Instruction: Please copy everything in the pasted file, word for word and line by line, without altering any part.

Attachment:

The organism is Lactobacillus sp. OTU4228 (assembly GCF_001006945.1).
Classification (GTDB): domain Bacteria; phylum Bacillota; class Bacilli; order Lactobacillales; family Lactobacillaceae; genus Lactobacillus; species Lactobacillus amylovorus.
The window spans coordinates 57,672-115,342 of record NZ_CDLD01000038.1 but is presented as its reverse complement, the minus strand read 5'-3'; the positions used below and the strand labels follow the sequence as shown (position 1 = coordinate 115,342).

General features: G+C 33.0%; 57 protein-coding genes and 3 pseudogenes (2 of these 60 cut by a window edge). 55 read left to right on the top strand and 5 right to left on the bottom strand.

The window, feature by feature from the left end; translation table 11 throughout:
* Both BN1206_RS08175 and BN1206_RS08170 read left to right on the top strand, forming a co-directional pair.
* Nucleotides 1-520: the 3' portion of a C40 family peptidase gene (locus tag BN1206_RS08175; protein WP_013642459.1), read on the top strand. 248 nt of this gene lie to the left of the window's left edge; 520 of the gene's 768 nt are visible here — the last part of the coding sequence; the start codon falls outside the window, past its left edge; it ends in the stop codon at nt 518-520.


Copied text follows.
The organism is Lactobacillus sp. OTU4228 (assembly GCF_001006945.1).
Classification (GTDB): domain Bacteria; phylum Bacillota; class Bacilli; order Lactobacillales; family Lactobacillaceae; genus Lactobacillus; species Lactobacillus amylovorus.
The window spans coordinates 57,672-115,342 of record NZ_CDLD01000038.1 but is presented as its reverse complement, the minus strand read 5'-3'; the positions used below and the strand labels follow the sequence as shown (position 1 = coordinate 115,342).

General features: G+C 33.0%; 57 protein-coding genes and 3 pseudogenes (2 of these 60 cut by a window edge). 55 read left to right on the top strand and 5 right to left on the bottom strand.

The window, feature by feature from the left end; translation table 11 throughout:
* Both BN1206_RS08175 and BN1206_RS08170 read left to right on the top strand, forming a co-directional pair.
* Nucleotides 1-520: the 3' portion of a C40 family peptidase gene (locus tag BN1206_RS08175; protein WP_013642459.1), read on the top strand. 248 nt of this gene lie to the left of the window's left edge; 520 of the gene's 768 nt are visible here — the last part of the coding sequence; the start codon falls outside the window, past its left edge; it ends in the stop codon at nt 518-520.